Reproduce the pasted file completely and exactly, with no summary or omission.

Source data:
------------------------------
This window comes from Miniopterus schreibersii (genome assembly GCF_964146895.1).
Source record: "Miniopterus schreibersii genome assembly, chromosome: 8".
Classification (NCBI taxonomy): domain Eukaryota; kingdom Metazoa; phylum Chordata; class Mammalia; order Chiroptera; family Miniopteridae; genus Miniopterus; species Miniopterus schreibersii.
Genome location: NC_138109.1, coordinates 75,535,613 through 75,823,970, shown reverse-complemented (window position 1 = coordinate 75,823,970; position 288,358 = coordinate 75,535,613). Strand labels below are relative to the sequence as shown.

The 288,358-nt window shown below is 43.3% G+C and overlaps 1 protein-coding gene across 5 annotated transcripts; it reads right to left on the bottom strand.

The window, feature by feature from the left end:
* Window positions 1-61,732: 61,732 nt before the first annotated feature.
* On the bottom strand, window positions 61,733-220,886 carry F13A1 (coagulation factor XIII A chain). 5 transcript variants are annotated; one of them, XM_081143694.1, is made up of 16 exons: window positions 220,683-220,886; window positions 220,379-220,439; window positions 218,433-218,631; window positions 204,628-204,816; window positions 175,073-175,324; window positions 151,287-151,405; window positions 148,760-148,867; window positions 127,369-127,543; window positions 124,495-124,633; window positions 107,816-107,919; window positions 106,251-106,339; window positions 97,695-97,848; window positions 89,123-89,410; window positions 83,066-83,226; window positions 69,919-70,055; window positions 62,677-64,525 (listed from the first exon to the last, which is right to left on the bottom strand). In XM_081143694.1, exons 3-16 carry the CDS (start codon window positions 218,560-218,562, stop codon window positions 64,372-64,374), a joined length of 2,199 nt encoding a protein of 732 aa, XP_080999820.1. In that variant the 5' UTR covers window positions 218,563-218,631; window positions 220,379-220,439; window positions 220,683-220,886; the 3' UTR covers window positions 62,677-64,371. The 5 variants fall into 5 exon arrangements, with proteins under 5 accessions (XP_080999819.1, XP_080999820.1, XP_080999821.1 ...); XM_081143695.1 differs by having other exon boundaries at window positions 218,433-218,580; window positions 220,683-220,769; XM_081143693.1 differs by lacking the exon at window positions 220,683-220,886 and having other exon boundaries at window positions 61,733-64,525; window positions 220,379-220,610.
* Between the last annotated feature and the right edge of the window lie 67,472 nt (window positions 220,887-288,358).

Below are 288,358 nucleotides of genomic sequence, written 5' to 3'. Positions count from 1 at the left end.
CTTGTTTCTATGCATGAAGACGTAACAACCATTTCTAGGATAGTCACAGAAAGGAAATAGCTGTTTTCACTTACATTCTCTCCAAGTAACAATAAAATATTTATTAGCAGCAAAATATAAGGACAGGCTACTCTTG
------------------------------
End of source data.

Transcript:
This window comes from Miniopterus schreibersii (genome assembly GCF_964146895.1).
Source record: "Miniopterus schreibersii genome assembly, chromosome: 8".
Classification (NCBI taxonomy): domain Eukaryota; kingdom Metazoa; phylum Chordata; class Mammalia; order Chiroptera; family Miniopteridae; genus Miniopterus; species Miniopterus schreibersii.
Genome location: NC_138109.1, coordinates 75,535,613 through 75,823,970, shown reverse-complemented (window position 1 = coordinate 75,823,970; position 288,358 = coordinate 75,535,613). Strand labels below are relative to the sequence as shown.

The 288,358-nt window shown below is 43.3% G+C and overlaps 1 protein-coding gene across 5 annotated transcripts; it reads right to left on the bottom strand.

The window, feature by feature from the left end:
* Window positions 1-61,732: 61,732 nt before the first annotated feature.
* On the bottom strand, window positions 61,733-220,886 carry F13A1 (coagulation factor XIII A chain). 5 transcript variants are annotated; one of them, XM_081143694.1, is made up of 16 exons: window positions 220,683-220,886; window positions 220,379-220,439; window positions 218,433-218,631; window positions 204,628-204,816; window positions 175,073-175,324; window positions 151,287-151,405; window positions 148,760-148,867; window positions 127,369-127,543; window positions 124,495-124,633; window positions 107,816-107,919; window positions 106,251-106,339; window positions 97,695-97,848; window positions 89,123-89,410; window positions 83,066-83,226; window positions 69,919-70,055; window positions 62,677-64,525 (listed from the first exon to the last, which is right to left on the bottom strand). In XM_081143694.1, exons 3-16 carry the CDS (start codon window positions 218,560-218,562, stop codon window positions 64,372-64,374), a joined length of 2,199 nt encoding a protein of 732 aa, XP_080999820.1. In that variant the 5' UTR covers window positions 218,563-218,631; window positions 220,379-220,439; window positions 220,683-220,886; the 3' UTR covers window positions 62,677-64,371. The 5 variants fall into 5 exon arrangements, with proteins under 5 accessions (XP_080999819.1, XP_080999820.1, XP_080999821.1 ...); XM_081143695.1 differs by having other exon boundaries at window positions 218,433-218,580; window positions 220,683-220,769; XM_081143693.1 differs by lacking the exon at window positions 220,683-220,886 and having other exon boundaries at window positions 61,733-64,525; window positions 220,379-220,610.
* Between the last annotated feature and the right edge of the window lie 67,472 nt (window positions 220,887-288,358).

Below are 288,358 nucleotides of genomic sequence, written 5' to 3'. Positions count from 1 at the left end.
CTTGTTTCTATGCATGAAGACGTAACAACCATTTCTAGGATAGTCACAGAAAGGAAATAGCTGTTTTCACTTACATTCTCTCCAAGTAACAATAAAATATTTATTAGCAGCAAAATATAAGGACAGGCTACTCTTG